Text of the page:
Court documents revealed that a Somali refugee arrested last Friday for attempting to join ISIS told an undercover FBI agent that he and and a fellow prospective terrorist, who was also arrested last week, started going to the gym so they could get stronger and “behead” non-Muslims.
According to a press release issued on Monday by the U.S. Department of Justice, Ahmed Mahad Mohamed, 21, and Abdi Yemani Hussein, 20, conspired to “provide material support to ISIS.”
A criminal complaint alleges the two men “had been in communication with an FBI undercover employee whom they believed was a supporter of ISIS ideology” and wanted to travel abroad to fight for ISIS or “conduct an attack within the United States if they were unable to travel.”
The two men came to the United States as refugees from Somalia and resided in Tucson, Arizona, according to court documents.
In June, Mohamed told the undercover officer “that he and ‘abu jihad’ started going to the gym so they could get stronger and ‘behead those kuffar.'”
“Kuffar,” also spelled “kafir,” is a derogatory term in Arabic that means “infidel.”
According to court documents, Mohamed also told the undercover officer, “if I go to Syria, I want to be the beheading person wallahi this kuffar. I want to kill them so many I am thirsty their blood.”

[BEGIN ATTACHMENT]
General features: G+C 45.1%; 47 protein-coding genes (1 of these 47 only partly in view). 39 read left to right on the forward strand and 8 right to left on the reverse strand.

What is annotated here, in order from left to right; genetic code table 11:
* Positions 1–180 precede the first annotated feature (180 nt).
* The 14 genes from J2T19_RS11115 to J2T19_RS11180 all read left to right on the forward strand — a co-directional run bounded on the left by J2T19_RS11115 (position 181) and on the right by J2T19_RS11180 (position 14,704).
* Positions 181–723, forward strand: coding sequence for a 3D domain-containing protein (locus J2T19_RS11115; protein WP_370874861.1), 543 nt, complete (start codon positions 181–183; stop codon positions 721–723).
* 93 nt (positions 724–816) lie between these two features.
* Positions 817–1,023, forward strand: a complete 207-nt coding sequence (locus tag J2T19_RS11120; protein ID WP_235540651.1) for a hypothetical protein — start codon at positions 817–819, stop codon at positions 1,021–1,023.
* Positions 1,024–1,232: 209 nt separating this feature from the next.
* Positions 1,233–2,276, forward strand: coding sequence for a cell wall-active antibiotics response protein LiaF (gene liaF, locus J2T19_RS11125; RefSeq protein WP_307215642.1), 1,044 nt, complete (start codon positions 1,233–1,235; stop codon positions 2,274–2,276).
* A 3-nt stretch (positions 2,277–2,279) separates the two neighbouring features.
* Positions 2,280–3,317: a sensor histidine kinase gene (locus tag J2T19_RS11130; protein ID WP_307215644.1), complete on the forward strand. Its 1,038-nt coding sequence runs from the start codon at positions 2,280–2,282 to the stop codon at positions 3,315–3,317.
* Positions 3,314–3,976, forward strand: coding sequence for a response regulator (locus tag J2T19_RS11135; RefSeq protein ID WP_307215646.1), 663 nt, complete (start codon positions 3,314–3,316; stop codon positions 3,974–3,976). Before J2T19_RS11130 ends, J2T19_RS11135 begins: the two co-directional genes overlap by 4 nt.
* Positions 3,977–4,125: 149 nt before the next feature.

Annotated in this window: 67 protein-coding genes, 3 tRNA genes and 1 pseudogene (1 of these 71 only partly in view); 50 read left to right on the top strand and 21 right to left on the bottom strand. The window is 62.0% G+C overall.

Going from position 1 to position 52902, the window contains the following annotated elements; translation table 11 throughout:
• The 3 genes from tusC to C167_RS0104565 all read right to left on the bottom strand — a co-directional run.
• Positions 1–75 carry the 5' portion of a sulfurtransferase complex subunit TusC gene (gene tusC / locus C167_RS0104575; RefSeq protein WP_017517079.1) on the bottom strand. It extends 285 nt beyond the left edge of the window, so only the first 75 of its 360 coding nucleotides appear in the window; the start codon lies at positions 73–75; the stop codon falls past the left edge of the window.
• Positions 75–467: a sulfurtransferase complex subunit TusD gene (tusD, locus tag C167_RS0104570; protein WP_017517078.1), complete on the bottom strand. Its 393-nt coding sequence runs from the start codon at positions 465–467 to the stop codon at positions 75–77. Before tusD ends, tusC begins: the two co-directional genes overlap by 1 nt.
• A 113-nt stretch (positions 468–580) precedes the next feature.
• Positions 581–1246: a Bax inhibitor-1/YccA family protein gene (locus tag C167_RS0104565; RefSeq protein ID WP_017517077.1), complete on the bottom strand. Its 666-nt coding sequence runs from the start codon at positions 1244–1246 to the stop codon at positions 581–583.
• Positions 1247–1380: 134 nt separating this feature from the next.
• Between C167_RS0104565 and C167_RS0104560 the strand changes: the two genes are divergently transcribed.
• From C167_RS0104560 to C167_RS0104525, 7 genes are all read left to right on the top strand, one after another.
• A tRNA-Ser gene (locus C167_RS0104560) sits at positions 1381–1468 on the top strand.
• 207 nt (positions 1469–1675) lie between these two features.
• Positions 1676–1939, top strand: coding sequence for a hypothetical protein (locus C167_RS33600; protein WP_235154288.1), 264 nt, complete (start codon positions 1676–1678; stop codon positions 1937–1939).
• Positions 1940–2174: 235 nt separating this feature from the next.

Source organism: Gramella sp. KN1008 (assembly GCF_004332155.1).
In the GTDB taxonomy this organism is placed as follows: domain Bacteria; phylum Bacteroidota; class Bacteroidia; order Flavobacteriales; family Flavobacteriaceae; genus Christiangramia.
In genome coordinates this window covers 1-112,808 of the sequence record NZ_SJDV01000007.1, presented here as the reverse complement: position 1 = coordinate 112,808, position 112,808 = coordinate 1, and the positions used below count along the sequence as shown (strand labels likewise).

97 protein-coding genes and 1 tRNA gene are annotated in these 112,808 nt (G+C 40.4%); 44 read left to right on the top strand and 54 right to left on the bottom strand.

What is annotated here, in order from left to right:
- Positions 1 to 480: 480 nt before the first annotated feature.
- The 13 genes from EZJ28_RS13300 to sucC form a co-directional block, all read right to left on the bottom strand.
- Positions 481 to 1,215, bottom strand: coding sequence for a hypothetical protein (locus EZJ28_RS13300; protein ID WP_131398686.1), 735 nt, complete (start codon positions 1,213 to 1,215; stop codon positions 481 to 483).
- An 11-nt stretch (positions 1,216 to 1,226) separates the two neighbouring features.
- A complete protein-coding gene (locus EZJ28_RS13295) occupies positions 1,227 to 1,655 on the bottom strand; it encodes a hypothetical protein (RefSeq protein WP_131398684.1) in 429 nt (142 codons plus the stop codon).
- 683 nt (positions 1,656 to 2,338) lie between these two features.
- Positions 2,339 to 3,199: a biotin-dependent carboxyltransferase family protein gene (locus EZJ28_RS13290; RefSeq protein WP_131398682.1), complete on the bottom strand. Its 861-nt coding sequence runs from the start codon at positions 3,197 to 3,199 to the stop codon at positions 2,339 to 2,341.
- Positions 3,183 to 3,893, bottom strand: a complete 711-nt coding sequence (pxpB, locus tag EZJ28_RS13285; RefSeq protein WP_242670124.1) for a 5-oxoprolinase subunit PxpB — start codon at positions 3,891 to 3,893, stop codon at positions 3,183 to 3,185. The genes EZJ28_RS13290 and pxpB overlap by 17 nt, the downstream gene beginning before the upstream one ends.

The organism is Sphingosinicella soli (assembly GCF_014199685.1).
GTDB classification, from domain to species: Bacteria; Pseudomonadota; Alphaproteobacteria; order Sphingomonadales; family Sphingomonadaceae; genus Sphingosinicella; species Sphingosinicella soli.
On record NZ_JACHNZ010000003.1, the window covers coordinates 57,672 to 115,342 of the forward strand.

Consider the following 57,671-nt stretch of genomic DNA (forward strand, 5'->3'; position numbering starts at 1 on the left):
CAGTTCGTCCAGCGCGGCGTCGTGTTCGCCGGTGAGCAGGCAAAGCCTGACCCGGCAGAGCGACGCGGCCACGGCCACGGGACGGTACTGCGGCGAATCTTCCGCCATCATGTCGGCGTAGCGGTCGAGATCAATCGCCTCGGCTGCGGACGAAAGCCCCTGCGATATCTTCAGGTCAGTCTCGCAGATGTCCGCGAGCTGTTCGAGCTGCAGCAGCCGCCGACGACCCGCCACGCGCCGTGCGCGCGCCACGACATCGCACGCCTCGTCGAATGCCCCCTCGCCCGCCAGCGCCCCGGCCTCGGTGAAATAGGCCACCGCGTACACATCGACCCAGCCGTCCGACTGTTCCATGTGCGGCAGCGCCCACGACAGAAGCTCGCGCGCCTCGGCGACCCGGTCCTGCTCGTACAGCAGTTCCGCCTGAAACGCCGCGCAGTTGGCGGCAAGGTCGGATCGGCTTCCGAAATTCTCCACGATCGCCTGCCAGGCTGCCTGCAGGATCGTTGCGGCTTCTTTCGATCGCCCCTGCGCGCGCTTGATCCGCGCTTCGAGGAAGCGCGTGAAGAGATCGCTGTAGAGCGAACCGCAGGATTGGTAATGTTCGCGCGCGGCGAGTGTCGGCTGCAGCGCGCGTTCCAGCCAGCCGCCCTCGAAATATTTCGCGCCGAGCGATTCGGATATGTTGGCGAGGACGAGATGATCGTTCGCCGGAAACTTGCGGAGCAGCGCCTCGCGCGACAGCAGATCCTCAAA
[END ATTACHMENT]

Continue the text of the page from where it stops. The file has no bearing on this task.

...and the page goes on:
Mohamed and Hussein bought tickets to travel to Egypt, allegedly to join ISIS, but were intercepted by authorities at Tucson International Airport and arrested by the FBI.
Trump reacts to the arrest of Somali refugees allegedly turned wannabe ISIS terrorists
Following Mohamed and Hussein’s arrest, President Donald Trump commented on the case, urging followers on Twitter to “Get smart.”
“Somali refugees arresed in Tucson on way to Egypt. They were in touch with an agent posing as a terrorist,” Trump said. “One of them stated, ‘The best wake up call is Islamic State to get victory or another 9/11.’ Get smart people!”
Were these Somali refugees related to Ilhan what’s her name or did they vote for her?
— CC (@ChatByCC) July 30, 2019
Some of the president’s supporters on social media remarked that the suspected terrorists shared a country of origin with Rep. Ilhan Omar, the Minnesota Democrat Trump has publicly sparred with in recent weeks.
The president’s critics, and Omar herself, have responded by accusing him of using racist rhetoric. In particular, they’ve focused on controversial remarks made by the president in mid-July, when he suggested that Omar and three other progressive congresswomen of color “go back and help fix the totally broken and crime infested places from which they came.”
The public spat highlights an ongoing ideological tension between liberals – who accuse right-wingers of a bigoted focus on Muslims and foreign terrorism – and conservatives – who argue that political correctness run amok is stifling difficult but necessary conversations regarding the threat posed by Islamic extremism.